When writers and researchers break out the demographics, it’s hard not to root for your “team.” We like to think that our generation is the most generous, our state the smartest, our profession the most honest, or our ethnic group the best-looking. Even when we don’t say it out loud (because our people are also humble), we notice.
I detect that tone when people write about their religious groups as well. I’ve done it myself, especially in reference to charitable giving, where we find that the religiously affiliated give more and volunteer more, even to secular causes. There is a normal but unfortunate tendency for folks to want to prove their “method” works better than other peoples’ way of living in the world. There is a type of preacher that takes pains to illustrate this in reverse as well, ruefully noting that Christians, including evangelicals, have premarital sex, divorce, and substance abuse about as much as other populations.
If only those latter were true. There are reasons why those numbers don’t measure what they say they do (which I leave as an exercise for the student). If you like to root for the evangelical “team” in that way, you still have moderate reason for rejoicing. Yet that is not a reason to rejoice. Mark 2:17 Jesus said to them, “It is not the healthy who need a doctor, but the sick. I have not come to call the righteous, but sinners.” The church is supposed to be attracting those who need her, those who are in crisis, those who are broken. We should hope that the life histories of our people include more divorces, more arrests, more homelessness. We don’t hope that, because we remain very human.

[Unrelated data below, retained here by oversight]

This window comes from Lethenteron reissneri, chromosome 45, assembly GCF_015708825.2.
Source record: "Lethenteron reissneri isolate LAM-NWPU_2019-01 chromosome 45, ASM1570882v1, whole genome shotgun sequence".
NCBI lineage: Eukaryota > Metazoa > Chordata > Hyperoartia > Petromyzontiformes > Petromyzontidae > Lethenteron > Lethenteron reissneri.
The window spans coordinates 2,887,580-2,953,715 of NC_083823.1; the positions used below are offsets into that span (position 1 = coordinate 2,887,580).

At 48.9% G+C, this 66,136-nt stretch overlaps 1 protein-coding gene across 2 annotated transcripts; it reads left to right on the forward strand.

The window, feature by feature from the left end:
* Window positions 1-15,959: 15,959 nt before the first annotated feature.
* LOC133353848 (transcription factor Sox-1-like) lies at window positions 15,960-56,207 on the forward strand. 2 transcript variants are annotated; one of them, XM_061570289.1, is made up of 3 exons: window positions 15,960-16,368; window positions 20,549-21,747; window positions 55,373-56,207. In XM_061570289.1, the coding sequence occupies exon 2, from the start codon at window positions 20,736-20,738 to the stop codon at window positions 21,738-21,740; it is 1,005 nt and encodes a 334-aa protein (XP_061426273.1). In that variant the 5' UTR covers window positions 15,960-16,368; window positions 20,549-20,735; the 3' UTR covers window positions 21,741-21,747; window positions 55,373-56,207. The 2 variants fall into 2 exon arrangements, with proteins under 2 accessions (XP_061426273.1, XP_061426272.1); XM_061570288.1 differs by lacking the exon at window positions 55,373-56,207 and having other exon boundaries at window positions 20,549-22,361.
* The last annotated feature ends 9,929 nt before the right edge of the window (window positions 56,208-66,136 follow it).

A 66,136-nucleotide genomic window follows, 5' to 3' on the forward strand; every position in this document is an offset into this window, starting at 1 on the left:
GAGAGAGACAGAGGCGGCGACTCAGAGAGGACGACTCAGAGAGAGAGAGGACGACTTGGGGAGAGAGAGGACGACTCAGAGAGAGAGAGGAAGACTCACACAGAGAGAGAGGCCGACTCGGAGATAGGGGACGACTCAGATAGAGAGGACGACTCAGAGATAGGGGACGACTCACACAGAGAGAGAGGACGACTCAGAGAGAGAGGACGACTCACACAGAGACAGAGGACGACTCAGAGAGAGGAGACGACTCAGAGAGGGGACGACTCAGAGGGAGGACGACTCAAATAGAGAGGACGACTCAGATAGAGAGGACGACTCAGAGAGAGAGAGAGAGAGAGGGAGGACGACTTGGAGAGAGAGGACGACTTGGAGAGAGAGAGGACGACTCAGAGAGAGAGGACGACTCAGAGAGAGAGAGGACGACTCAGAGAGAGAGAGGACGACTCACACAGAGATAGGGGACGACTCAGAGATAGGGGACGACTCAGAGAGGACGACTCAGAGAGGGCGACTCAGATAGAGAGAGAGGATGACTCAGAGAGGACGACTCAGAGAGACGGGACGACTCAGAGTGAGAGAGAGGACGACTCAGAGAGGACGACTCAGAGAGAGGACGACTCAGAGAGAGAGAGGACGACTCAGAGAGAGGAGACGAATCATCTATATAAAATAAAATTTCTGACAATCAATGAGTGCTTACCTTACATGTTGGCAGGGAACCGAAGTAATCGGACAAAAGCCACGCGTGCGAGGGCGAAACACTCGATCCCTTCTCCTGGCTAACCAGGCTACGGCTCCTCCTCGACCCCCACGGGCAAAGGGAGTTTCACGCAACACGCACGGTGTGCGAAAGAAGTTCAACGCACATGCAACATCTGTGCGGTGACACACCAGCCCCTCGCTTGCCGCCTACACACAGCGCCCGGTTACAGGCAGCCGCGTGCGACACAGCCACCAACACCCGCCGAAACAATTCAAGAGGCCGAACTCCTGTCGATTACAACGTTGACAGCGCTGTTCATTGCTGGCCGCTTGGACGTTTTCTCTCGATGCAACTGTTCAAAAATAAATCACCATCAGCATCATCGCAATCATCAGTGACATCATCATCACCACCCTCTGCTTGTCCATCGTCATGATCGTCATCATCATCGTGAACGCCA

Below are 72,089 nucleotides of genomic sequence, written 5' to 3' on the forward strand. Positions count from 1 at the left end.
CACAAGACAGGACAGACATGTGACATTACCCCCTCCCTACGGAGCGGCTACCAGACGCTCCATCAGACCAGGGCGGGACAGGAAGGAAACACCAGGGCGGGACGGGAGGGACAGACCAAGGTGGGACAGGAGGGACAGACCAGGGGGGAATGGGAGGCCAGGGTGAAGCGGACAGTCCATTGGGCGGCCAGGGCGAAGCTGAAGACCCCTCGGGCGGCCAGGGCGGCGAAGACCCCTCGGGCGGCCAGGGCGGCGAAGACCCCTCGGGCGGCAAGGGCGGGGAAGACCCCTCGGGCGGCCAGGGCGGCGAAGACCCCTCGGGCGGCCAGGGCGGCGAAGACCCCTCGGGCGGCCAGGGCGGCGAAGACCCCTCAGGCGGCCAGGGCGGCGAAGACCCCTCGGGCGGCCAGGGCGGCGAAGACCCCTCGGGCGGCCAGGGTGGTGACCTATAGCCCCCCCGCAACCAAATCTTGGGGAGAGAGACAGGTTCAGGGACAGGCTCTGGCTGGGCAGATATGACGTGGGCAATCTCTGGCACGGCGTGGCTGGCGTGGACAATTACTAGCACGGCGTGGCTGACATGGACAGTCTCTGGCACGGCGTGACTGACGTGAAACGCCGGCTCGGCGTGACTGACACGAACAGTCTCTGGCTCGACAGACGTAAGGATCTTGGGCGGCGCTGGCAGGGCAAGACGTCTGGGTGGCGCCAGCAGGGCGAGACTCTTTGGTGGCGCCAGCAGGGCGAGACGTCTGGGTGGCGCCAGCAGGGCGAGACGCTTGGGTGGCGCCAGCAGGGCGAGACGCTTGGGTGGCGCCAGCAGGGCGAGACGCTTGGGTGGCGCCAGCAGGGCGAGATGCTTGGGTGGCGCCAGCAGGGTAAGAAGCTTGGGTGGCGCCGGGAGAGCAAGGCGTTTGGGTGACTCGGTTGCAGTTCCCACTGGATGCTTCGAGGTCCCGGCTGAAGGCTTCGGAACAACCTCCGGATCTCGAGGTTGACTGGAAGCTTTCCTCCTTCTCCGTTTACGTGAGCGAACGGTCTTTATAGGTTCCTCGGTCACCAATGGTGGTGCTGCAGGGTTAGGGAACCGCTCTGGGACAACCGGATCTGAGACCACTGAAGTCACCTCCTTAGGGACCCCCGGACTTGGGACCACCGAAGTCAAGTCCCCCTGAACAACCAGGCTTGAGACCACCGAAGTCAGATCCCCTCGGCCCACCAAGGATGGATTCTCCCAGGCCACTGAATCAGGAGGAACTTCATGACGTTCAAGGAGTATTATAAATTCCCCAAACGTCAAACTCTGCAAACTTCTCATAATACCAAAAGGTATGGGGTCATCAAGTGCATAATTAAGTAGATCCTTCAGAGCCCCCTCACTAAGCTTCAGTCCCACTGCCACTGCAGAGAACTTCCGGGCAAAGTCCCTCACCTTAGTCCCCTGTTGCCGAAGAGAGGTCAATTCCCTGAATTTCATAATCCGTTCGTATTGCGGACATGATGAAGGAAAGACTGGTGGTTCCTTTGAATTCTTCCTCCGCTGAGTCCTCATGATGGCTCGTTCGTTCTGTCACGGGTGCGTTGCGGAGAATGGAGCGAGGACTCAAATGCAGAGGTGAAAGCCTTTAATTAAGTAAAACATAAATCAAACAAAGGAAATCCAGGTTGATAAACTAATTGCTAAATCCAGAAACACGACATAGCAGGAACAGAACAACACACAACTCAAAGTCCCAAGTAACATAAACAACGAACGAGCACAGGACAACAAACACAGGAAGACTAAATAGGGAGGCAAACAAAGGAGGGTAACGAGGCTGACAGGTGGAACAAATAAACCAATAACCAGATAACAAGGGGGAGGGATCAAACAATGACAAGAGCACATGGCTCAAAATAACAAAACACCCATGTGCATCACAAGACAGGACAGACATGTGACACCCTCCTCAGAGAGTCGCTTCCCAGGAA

We’re not complete washouts in this, because we do feel comfortable with bad news if it’s far enough in the past, so that it becomes a testimony or rescue and redemption. Churches work at closing that gap of how far in the past something has to be before we’re comfortable with you. It’s not easy.